Every week I summarize what's new in amateur space exploration. If you want to see the reports daily, follow me on Twitter.
A British teenager discovered a “hot Jupiter” orbiting the star Wasp142. In 2013, then 15-year old student Tom Wagg spent a few weeks interning at Keele University where he analyzed data collected by the Wasp exoplanet survey. After Wagg returned to school, professional astronomers spent two years conducting follow-up observations to confirm the planet’s existence.
Wasp, the Wide Angle Search for Planets, is the UK's largest exoplanet search program. Each of its "telescopes" is an array of eight Canon lenses with attached astronomical image sensors. Stationed at observatories in the Canary Islands and South Africa, the telescopes measure the brightness of stars throughout the night. When an exoplanet passes in front of its star, the starlight appears to dim. It's this dip in starlight that Wagg spotted and led to his discovery. You can read full details in the Keele University press release.
Space.com wrote about space projects’ successes with crowdfunding. It cites projects like Planetary Resources’ Arkyd space telescope that raised $1.5 million.
Commentary: The article glosses over the fact that crowdfunding is only the first step - space is hard. Kicksat succeeded, but an equipment failure sent the satellite plunging into the atmosphere before it could deploy its satellite-on-a-chip. Even the Arkyd project ran into problems when the Antares launch vehicle exploded on the pad. The article completely ignores the crowdfunding projects like Golden Spike that fail miserably.
A high school from Essex won the United Kingdom Aerospace Youth Rocketry Challenge over the weekend. James Hornsby School’s Team Terminator edged out 18 other teams to become the British rocketry championships. They will represent Britain at the International Rocketry Fly-off later this month at the Paris Air Show. (Southend Standard)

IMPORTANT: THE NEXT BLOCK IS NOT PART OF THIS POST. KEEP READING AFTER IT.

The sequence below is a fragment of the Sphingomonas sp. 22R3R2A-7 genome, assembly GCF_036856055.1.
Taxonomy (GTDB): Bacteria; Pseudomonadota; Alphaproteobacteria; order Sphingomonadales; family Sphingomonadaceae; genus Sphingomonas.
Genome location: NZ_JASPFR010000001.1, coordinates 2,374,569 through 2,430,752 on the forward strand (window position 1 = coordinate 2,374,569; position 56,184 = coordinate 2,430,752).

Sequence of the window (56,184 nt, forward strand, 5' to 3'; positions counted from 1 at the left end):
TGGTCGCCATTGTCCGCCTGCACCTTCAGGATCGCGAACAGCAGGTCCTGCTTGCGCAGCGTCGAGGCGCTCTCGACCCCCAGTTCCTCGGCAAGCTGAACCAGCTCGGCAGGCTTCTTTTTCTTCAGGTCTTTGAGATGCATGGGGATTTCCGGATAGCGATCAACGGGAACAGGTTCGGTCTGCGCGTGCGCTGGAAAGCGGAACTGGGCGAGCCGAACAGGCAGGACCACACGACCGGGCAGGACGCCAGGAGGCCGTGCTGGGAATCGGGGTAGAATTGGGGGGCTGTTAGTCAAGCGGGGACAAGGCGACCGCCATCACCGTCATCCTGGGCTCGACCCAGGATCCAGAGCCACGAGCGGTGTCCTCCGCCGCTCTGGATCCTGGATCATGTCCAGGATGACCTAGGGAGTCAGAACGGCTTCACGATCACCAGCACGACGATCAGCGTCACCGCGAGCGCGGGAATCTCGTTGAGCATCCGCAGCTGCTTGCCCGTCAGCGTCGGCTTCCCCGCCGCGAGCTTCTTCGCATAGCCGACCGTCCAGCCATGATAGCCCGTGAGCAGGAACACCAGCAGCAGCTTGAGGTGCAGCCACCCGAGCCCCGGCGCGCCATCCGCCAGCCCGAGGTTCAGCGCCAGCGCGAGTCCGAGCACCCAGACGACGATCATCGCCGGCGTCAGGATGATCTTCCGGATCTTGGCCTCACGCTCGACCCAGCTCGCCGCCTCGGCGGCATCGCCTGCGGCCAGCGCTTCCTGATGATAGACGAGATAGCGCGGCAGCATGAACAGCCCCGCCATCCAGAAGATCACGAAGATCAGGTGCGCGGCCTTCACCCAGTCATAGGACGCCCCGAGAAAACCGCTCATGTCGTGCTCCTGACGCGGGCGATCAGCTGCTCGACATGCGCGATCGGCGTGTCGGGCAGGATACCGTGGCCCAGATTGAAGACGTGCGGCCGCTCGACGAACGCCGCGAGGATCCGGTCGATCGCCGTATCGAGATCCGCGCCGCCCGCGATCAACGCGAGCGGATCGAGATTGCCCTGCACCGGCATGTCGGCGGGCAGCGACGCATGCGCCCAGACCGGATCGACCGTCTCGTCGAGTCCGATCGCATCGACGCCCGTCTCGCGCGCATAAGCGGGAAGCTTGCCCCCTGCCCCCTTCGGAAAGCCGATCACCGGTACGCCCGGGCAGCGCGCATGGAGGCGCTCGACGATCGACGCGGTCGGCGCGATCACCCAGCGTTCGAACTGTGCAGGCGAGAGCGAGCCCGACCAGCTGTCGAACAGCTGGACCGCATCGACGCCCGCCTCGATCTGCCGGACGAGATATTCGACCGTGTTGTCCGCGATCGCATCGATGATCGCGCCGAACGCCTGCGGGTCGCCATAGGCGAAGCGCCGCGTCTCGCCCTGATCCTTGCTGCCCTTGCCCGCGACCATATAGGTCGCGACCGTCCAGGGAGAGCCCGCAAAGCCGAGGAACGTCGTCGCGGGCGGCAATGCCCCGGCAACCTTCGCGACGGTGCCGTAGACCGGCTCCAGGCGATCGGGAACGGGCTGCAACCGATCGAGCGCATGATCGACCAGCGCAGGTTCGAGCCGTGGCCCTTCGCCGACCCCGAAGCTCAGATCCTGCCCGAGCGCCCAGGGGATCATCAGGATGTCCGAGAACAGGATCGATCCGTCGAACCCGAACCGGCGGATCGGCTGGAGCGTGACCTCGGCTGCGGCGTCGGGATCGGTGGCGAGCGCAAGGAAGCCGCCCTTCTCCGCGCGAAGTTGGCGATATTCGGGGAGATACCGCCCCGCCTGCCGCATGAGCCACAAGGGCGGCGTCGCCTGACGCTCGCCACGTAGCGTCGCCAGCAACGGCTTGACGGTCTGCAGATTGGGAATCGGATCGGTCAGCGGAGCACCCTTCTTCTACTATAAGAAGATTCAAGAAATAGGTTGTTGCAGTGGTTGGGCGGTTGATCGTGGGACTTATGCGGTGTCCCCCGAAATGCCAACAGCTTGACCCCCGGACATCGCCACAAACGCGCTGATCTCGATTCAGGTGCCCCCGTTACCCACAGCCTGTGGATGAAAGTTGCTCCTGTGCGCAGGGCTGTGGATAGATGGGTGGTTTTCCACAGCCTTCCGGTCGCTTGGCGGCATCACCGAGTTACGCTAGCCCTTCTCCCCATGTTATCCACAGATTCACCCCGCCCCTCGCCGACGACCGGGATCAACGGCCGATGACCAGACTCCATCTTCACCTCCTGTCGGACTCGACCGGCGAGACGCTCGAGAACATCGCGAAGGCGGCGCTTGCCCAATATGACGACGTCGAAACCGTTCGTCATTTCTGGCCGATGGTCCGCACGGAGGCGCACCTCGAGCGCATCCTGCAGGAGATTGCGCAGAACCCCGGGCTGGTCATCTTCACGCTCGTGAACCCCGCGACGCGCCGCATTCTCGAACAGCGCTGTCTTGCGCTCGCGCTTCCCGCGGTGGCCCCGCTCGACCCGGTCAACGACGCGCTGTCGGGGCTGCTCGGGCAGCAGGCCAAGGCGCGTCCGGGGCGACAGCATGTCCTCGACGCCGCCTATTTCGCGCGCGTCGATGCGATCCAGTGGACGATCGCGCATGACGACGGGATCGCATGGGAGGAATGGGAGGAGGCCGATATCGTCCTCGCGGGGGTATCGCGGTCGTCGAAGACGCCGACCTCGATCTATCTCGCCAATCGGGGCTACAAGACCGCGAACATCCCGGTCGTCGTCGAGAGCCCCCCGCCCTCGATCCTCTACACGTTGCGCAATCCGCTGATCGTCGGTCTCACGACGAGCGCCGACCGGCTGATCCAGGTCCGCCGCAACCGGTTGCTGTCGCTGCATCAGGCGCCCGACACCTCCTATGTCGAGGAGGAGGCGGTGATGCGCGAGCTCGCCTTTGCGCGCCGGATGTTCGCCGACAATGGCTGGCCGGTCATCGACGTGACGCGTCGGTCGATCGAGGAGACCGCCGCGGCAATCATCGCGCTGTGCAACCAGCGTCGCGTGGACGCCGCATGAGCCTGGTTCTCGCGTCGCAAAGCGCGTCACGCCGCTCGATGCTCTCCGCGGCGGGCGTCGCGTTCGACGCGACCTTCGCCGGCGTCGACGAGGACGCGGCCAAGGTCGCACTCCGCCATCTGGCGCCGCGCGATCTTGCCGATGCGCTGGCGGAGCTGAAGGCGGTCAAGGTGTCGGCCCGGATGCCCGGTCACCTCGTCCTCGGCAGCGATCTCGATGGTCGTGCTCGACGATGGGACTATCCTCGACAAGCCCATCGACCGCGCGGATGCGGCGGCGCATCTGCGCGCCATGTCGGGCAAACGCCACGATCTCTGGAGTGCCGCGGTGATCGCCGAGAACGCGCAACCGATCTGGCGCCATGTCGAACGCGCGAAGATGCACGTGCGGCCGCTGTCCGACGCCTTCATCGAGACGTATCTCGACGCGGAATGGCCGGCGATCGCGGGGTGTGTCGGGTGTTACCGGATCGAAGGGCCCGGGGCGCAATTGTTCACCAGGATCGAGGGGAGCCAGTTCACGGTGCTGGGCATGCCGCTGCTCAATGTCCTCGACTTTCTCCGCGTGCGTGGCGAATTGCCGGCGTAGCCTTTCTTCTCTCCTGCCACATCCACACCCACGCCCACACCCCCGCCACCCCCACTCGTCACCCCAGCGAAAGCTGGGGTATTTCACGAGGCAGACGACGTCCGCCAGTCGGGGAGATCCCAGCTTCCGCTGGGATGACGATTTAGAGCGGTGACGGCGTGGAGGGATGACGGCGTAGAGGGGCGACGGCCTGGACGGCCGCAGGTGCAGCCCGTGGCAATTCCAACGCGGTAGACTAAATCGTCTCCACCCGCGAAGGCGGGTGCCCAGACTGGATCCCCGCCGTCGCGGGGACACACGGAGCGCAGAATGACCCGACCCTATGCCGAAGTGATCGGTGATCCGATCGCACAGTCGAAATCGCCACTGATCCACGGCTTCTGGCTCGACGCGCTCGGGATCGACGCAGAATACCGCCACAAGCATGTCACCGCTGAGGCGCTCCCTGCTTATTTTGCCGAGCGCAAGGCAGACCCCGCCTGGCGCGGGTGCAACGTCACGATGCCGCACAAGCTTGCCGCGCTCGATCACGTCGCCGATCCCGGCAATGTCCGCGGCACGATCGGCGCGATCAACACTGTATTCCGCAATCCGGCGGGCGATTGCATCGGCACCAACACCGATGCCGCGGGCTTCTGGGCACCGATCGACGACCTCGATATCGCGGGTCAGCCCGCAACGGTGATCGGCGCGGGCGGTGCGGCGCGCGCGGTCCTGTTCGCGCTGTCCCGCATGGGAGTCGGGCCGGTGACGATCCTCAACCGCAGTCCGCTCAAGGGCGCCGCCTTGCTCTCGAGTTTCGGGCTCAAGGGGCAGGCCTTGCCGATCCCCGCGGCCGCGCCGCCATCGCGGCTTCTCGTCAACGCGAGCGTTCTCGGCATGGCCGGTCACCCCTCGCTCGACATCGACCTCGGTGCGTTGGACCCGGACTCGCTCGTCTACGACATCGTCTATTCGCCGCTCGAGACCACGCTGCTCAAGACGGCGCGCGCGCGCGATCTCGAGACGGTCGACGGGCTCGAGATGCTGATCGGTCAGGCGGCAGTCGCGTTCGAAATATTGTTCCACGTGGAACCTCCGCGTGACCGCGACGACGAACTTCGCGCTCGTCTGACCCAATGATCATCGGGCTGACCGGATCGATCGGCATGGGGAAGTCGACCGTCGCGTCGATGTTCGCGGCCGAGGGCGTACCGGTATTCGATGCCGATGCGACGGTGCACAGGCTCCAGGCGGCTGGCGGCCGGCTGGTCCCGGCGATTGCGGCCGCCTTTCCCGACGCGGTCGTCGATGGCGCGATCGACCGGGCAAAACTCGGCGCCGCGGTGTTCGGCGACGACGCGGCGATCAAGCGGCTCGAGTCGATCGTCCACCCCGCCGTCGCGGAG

Students at the University of Surrey thought they had lost their near space balloon project when winds carried it over the North Sea. Fortunately local lifeboat crews treated it as a chance to get in some practice. (getSurrey)
Lodi High School’s rocket team went from a 93rd place finish in the 2014 Team America Rocketry Challenge to a 23rd place finish in this year’s contest. The team explains how they got better through practice and math. (North Jersey.com)
Nasa’s Hunch program enlists schools across the US to make hardware the space agency will use in orbit. Florida’s Palm Bay Magnet High School makes stowage bags, writes apps, and develops prototypes of space hardware. (Florida Today) Students from Jackson Hole High School got to fly in Nasa’s zero gravity aircraft. After three years in the Hunch program, they developed a system that uses magnets to make spacecraft docking more gentle. (Jackson Hole News and Guide)
The University of Zurich came up with a way to pay for their microgravity research flights: selling tickets to tourists. (Intelligent Aerospace)
Amateur storm spotters are an important part of America’s weather system, but they don’t chase storms. National Weather Service meteorologist Ron Morales taught an amateur radio club how to safely report storms and give the pros the ground truth they need to make accurate warnings. (Bluffton Today)
The general public can take the free online course “Climate from Space” to learn how earth observation satellites help scientists study and monitor climate change. It’s sponsored by the European Space Agency and conducted by scientists from across Europe.
An amateur radio enthusiast developed a way to make daytime observations of meteors using the FUNCube receiver. Friction creates a streak of ionized gas as the meteor passes through the atmosphere. Scientists believe these gas trails generate very low frequency radio signals, but have never gathered enough data to confirm it. (Southgate Amateur Radio News)